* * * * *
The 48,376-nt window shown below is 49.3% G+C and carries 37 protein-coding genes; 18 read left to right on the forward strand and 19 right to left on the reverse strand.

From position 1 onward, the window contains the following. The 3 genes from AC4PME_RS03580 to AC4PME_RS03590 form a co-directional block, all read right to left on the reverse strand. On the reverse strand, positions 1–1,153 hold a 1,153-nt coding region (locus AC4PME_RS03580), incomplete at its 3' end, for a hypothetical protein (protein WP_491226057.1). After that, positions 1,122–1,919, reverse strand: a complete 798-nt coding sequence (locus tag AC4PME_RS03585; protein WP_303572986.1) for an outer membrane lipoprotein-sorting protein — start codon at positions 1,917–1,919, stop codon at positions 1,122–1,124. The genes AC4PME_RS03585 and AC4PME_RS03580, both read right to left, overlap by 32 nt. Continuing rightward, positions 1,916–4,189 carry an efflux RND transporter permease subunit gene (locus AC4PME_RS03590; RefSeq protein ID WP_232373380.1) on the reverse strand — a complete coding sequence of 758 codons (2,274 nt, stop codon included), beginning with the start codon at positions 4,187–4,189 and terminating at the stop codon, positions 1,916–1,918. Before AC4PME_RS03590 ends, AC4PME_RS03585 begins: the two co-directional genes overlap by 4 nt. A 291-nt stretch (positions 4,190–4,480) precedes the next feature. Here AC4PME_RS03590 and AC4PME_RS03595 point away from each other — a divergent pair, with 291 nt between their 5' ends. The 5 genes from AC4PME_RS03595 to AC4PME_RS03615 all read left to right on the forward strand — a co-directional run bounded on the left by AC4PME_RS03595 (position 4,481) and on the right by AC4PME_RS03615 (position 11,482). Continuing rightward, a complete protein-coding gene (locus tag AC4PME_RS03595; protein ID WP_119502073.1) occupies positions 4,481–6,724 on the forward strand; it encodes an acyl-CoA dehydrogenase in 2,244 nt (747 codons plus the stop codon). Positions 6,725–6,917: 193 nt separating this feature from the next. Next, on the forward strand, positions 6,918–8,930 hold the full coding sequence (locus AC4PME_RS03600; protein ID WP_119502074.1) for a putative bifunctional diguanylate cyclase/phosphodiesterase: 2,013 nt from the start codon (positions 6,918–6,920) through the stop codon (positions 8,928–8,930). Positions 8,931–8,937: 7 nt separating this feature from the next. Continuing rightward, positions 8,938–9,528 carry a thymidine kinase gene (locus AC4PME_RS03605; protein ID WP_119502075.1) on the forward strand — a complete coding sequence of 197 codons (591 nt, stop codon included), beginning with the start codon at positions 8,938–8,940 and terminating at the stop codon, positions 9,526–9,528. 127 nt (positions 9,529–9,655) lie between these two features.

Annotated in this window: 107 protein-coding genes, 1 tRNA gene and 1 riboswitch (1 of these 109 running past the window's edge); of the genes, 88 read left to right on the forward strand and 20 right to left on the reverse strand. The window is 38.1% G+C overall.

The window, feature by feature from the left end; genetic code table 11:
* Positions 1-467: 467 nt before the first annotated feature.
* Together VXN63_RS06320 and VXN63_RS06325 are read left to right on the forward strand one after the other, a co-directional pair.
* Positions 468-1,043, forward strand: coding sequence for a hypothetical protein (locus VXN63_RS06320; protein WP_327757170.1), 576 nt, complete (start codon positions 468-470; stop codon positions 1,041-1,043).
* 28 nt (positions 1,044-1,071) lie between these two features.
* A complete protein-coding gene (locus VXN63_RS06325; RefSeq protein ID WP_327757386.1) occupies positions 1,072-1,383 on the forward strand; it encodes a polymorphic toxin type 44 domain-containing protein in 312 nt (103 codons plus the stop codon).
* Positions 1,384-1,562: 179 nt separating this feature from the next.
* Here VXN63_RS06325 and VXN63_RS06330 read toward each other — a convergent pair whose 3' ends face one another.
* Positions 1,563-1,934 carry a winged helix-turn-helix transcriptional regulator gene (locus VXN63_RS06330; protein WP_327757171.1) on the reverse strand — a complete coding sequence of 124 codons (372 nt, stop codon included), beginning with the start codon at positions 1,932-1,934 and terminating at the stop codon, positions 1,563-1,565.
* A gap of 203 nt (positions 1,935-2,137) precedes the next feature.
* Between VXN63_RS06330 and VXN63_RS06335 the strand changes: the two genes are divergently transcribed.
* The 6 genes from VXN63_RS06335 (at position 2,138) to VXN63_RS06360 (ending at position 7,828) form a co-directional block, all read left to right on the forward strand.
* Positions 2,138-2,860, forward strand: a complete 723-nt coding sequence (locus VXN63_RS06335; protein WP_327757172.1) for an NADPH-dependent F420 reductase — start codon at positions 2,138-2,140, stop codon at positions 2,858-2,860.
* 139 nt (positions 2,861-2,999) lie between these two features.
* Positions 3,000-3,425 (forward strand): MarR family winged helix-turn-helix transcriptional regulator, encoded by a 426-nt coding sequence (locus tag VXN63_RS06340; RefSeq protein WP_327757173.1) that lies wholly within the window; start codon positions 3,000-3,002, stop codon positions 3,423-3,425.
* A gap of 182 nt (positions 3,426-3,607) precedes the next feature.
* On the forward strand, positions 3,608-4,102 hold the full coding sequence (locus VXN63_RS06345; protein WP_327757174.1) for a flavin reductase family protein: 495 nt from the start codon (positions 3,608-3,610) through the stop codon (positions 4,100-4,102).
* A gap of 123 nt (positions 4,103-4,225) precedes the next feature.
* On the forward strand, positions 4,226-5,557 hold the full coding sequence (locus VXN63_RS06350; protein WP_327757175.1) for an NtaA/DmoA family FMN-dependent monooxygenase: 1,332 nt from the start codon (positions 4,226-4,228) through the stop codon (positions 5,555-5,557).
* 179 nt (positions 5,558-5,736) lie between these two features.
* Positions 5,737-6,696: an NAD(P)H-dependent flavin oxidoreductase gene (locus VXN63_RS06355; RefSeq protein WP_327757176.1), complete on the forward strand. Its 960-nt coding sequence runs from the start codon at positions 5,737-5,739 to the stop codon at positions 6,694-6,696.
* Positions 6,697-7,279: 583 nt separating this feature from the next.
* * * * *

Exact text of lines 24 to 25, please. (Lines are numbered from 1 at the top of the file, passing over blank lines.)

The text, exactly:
* Positions 5,737-6,696: an NAD(P)H-dependent flavin oxidoreductase gene (locus VXN63_RS06355; RefSeq protein WP_327757176.1), complete on the forward strand. Its 960-nt coding sequence runs from the start codon at positions 5,737-5,739 to the stop codon at positions 6,694-6,696.
* Positions 6,697-7,279: 583 nt separating this feature from the next.